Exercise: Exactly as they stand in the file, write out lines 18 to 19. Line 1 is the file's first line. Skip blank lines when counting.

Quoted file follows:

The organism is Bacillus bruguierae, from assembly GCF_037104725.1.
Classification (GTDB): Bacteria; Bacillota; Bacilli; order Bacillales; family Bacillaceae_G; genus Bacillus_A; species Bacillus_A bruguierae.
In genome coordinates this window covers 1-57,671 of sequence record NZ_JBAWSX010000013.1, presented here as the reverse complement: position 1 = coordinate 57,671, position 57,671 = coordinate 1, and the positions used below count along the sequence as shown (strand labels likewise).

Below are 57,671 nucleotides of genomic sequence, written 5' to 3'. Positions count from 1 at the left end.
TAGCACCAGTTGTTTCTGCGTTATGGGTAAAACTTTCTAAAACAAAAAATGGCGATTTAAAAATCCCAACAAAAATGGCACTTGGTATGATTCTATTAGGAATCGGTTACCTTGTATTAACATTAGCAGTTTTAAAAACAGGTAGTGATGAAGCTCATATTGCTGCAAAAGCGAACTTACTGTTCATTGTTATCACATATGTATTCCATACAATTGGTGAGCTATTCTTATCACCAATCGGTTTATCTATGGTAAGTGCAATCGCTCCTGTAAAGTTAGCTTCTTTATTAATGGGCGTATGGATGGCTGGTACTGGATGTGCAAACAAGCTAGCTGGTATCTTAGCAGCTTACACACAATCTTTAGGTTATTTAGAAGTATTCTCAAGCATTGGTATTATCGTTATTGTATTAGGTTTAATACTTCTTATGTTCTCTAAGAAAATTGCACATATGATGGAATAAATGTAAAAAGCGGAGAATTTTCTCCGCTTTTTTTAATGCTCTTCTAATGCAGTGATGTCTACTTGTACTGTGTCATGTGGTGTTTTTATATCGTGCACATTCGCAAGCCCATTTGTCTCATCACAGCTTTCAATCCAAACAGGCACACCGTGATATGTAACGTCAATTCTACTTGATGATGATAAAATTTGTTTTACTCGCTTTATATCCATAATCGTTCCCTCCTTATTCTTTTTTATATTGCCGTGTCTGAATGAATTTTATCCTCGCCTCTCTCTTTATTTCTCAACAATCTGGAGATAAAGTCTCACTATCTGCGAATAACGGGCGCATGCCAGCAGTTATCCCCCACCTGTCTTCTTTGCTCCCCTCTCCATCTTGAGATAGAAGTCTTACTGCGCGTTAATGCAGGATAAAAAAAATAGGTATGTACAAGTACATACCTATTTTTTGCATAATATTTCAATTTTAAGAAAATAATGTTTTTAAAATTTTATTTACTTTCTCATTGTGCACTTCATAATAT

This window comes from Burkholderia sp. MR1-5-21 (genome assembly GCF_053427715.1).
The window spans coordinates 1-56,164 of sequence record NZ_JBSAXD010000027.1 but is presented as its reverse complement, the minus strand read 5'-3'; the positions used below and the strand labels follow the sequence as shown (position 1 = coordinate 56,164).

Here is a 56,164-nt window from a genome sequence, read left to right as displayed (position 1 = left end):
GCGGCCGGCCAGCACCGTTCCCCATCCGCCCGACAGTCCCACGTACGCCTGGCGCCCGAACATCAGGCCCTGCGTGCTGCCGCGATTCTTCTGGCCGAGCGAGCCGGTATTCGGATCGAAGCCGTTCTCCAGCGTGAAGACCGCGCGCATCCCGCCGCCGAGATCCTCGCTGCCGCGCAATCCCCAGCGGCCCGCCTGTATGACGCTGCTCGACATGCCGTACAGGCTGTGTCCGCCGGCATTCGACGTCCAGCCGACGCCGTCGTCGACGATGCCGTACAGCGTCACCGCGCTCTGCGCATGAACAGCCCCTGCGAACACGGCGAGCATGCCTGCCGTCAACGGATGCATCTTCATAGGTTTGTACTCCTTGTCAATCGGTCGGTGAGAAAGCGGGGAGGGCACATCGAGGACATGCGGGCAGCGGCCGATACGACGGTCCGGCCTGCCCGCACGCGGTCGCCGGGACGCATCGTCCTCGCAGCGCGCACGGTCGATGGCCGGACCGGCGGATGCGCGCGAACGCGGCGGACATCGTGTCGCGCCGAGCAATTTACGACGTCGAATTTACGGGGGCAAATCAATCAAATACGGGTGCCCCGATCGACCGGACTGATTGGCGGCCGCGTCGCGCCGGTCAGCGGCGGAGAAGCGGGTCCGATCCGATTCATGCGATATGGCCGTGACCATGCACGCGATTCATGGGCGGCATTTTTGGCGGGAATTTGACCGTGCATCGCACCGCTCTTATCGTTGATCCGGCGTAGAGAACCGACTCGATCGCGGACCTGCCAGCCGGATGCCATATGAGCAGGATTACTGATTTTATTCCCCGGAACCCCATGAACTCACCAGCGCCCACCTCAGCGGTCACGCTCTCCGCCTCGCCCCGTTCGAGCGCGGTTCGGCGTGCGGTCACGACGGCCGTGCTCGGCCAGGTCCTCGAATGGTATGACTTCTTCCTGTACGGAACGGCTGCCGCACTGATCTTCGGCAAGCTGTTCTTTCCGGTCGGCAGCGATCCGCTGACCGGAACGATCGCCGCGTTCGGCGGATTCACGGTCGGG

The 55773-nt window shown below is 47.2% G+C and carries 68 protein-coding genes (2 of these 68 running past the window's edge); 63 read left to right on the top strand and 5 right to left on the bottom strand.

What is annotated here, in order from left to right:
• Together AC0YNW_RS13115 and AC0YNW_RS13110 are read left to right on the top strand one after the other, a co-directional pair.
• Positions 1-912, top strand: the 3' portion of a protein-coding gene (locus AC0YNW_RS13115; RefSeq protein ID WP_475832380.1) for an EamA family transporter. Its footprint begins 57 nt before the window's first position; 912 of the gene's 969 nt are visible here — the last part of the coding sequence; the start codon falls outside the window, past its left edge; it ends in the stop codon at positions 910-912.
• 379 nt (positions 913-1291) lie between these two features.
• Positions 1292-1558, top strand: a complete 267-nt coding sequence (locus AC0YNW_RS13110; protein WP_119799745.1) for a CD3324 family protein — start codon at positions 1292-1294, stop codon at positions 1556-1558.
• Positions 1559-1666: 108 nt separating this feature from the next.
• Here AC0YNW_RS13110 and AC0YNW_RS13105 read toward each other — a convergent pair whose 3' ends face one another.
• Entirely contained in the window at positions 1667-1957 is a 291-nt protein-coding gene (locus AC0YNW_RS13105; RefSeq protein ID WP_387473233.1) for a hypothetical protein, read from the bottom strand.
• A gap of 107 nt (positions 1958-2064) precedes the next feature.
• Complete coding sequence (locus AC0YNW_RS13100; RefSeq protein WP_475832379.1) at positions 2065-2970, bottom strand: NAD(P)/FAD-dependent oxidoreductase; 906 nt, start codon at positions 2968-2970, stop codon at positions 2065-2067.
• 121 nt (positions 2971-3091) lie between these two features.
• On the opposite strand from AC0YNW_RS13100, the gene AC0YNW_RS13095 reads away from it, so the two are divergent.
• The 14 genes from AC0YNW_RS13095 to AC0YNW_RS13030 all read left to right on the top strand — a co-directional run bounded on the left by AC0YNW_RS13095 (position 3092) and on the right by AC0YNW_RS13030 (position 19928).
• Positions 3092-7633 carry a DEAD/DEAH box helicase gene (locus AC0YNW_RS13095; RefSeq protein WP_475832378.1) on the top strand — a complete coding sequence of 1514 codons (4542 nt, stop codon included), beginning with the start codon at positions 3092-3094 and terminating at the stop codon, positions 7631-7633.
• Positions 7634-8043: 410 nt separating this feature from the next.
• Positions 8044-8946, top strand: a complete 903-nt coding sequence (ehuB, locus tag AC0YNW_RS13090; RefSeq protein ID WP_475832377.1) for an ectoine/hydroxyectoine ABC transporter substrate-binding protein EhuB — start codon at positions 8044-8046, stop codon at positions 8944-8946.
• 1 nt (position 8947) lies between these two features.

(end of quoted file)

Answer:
• Entirely contained in the window at positions 1667-1957 is a 291-nt protein-coding gene (locus AC0YNW_RS13105; RefSeq protein ID WP_387473233.1) for a hypothetical protein, read from the bottom strand.
• A gap of 107 nt (positions 1958-2064) precedes the next feature.